INDIANOLA, Iowa (DTN) -- Eye-popping farmland values are grabbing headlines again. "We haven't seen these kinds of farmland auction prices since late-2013, early-2014," said Howard Halderman, president of Halderman Farm Management and Real Estate Services, based in Wabash, Indiana.
A Tipton County, Indiana, sale brought $14,467 per acre for 615 acres on Aug. 30. A 75.7-acre tract of farmland in rural Grundy County, Iowa, topped the charts at $22,600 per acre at an auction on Aug. 27. This exceeded the previous Iowa cropland record of a Sioux County farm in 2012 at $22,300 per acre.
"The farmland market really picked up in just the past couple weeks," Halderman noted. "We had six auctions in the last 10 days. Besides the Tipton County 615-acre sale and a lower quality recreational land/building site sale, four auctions brought in excess of $10,000 per acre on farms from 200 acres to 600 acres in size. That's a strong market for Indiana," added Halderman.
"Most people in the (Indiana) farmland market think really good ground can bring around $12,000 per acre," Halderman said. "Farmland values increased around 20% from the first of the year."
In Illinois, top farmland is now being bought for $13,000 to $17,000 per acre, depending on the neighborhood, reported Mark Mommsen with Martin, Goodrich and Waddell, a large farm real estate firm based in DeKalb, Illinois.
In Iowa, "we have lots of bidders in the $13,000 to $15,000 per acre range for good farmland. But, as bids get up to $15,000 to $20,000 the air gets thinner," said Doug Hensley, president of Hertz Real Estate Services, based in Nevada, Iowa. "A year ago, that would have been unbelievable to sell farmland for $15,000 per acre."
THE BACKSTORY ON THE MARKET TOPPERS
Of course, there is often more to the story in the record-setting sales. The Indiana auction pitted two titans of the seed industry to take prices into the stratosphere. Sonny Beck, CEO of Beck's Hybrids outbid Scott Campbell, who owned Campbell Seed and now contracts production as Total Seed Production. The large, contiguous tract was attractive for seed production.
The headline-catching Iowa farm had a lucrative wind turbine lease. The wind turbine lease will bring in $21,122 in 2022 and is expected to increase 2% every year through its 23-year contract term. Thirty bidders had registered for the northeast Iowa sale and local farmers stayed in the hunt until the price hit $20,000 per acre. Several investors took it to the final bid of $22,600 per acre. A farmer-investor from Cedar Rapids bought the farm in a 1031-exchange.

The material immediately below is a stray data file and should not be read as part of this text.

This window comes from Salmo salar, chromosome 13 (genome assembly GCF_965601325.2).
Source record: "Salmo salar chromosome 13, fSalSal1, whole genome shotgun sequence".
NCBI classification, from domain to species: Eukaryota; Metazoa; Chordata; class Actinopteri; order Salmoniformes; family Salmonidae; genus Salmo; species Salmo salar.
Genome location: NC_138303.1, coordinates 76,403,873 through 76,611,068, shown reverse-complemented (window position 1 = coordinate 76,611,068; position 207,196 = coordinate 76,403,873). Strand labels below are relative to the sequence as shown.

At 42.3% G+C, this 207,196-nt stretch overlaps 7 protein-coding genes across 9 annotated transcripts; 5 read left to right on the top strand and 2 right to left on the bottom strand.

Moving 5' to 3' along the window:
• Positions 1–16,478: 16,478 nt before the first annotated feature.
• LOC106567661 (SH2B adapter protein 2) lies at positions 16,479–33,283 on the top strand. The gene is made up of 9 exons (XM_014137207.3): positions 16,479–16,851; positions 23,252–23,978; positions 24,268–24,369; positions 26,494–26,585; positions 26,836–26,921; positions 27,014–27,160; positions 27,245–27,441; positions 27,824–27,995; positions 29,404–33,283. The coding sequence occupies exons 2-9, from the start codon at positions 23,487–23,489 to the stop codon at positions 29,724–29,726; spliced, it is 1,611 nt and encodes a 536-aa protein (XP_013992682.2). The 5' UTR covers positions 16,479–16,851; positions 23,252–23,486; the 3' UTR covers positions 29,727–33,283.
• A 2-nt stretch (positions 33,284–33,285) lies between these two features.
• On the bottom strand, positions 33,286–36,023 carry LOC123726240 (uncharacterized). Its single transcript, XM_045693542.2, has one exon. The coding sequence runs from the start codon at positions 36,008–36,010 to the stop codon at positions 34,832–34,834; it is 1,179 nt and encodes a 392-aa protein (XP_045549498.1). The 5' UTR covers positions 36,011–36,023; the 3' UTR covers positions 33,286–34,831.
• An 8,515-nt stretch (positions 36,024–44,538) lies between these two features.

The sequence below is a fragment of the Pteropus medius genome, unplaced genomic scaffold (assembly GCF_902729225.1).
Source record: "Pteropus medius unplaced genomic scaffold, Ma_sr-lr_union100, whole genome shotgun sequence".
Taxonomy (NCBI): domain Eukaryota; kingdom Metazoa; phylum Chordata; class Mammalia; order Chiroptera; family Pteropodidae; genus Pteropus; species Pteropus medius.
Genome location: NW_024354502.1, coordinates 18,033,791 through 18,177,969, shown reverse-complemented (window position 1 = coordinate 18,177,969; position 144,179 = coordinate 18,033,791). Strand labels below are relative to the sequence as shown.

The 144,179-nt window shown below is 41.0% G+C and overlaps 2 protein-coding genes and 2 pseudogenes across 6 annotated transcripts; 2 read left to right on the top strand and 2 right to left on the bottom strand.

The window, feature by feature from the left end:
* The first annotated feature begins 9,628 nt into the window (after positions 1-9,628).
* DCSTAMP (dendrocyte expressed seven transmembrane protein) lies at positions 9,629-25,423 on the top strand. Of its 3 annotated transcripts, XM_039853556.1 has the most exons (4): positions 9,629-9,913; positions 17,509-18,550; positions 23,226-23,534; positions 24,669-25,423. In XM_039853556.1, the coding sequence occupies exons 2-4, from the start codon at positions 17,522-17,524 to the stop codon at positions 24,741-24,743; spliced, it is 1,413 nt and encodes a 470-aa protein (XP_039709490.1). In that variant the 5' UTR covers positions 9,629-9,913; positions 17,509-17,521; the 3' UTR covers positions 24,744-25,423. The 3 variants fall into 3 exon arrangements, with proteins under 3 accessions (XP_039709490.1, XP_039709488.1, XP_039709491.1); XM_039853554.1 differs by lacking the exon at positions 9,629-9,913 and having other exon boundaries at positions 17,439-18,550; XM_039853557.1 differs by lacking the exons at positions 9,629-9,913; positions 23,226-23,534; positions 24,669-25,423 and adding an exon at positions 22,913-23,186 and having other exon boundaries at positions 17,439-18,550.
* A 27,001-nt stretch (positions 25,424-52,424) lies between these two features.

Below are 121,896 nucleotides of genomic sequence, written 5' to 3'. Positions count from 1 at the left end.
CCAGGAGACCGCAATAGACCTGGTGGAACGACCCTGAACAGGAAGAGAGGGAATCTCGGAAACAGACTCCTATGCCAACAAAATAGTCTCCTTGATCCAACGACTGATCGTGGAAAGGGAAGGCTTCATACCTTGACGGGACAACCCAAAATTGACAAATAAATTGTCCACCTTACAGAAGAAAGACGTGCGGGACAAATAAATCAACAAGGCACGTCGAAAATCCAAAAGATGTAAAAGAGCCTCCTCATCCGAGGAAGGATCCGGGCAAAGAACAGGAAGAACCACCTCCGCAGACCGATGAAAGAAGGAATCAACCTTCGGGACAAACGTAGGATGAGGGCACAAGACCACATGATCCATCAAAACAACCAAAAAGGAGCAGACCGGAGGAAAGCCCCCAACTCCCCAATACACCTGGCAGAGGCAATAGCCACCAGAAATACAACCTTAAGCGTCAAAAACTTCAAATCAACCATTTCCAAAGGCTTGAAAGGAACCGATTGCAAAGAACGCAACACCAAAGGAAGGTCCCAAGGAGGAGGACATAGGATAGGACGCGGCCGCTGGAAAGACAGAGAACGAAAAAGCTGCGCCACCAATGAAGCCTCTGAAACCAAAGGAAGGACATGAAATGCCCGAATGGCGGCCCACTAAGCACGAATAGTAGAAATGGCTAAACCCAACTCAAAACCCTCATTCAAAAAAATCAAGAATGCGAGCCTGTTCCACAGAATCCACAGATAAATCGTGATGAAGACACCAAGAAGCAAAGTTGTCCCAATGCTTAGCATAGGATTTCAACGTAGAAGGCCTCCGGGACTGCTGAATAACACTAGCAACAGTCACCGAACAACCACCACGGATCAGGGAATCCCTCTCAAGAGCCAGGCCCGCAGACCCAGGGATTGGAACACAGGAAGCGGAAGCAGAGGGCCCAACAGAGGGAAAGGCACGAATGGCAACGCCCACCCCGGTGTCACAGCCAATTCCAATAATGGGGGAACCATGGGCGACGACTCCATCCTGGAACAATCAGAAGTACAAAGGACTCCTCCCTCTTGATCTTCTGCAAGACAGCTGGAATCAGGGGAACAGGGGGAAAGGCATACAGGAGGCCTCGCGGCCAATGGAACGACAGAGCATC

Farmers may not know their final yields yet, but they can see if they've got a good crop and their optimism is showing up in their purchases. DTN/The Progressive Farmer Agriculture Confidence Index was up 22.3 points from a year ago, although down slightly from the spring as farmers are concerned about input costs going into next year.
You can read more about the latest farmer Confidence Index here: https://www.dtnpf.com/…
Also aiding the strong farmland market are low interest rates, Hensley said.
"Long-term money is easy to borrow right now -- in the mid- to upper 3% range. And so far, the Federal Reserve seems comfortable supporting rates at these levels," Hensley added. "So, when a neighboring farm becomes available, many people are in buying mode, even if they have to borrow some money. The cost of money today makes that attractive."
The last time farmland values were this high in 2012 and 2013, the land market was driven by strong grain prices, but few had a good crop to sell, Hensley explained. "Today, there are many areas with good, if not great, crops and if you forward contracted back in May and June, you're positioned to make a lot of money this year. And even with higher inputs, 2022 doesn't look too bad either. Of course, there are some areas that are suffering and that will likely be reflected in the local land market. But a lot of the crop looks good; much better than in 2012."
ONE NEGATIVE FACTOR: MORE LAND ON THE MARKET
"Farmland for sale in the past couple of years has been extremely limited, which helped keep values steady," explained Mommsen. "Now, we're seeing things shake loose."
Hertz Real Estate Services has 50-plus auctions currently scheduled between now and early December. "And we're not alone," said Hensley. "There will be a lot of land for sale this fall. The question is, can the market maintain its strength in the face of increasing supply?"
"We're getting large crowds and good interest for our auctions," reported Halderman. "Will more farmland on the market change that? I suspect we'll see more land come up for sale if the infrastructure bill passes in Congress and is paid for with an increase in capital gains taxes. Landowners looking to sell are getting older and they may conclude that capital gains taxes will never be lower."
It's hard to predict how an increase in the volume of land sales will affect the market, Hensley admitted.
"But if you get a half dozen land sales in one locality, you could use up the local cash and that could put a lid on land values. However, it will be decided on a neighborhood-by-neighborhood basis. What I do expect is more segmentation in the market. Top farms could hit $16,000 to $18,000 per acre but lower quality land will not do as well. We'll see a bigger gap between the quality ranges of crop ground," Hensley predicted.
Elizabeth Williams can be reached at firstname.lastname@example.org
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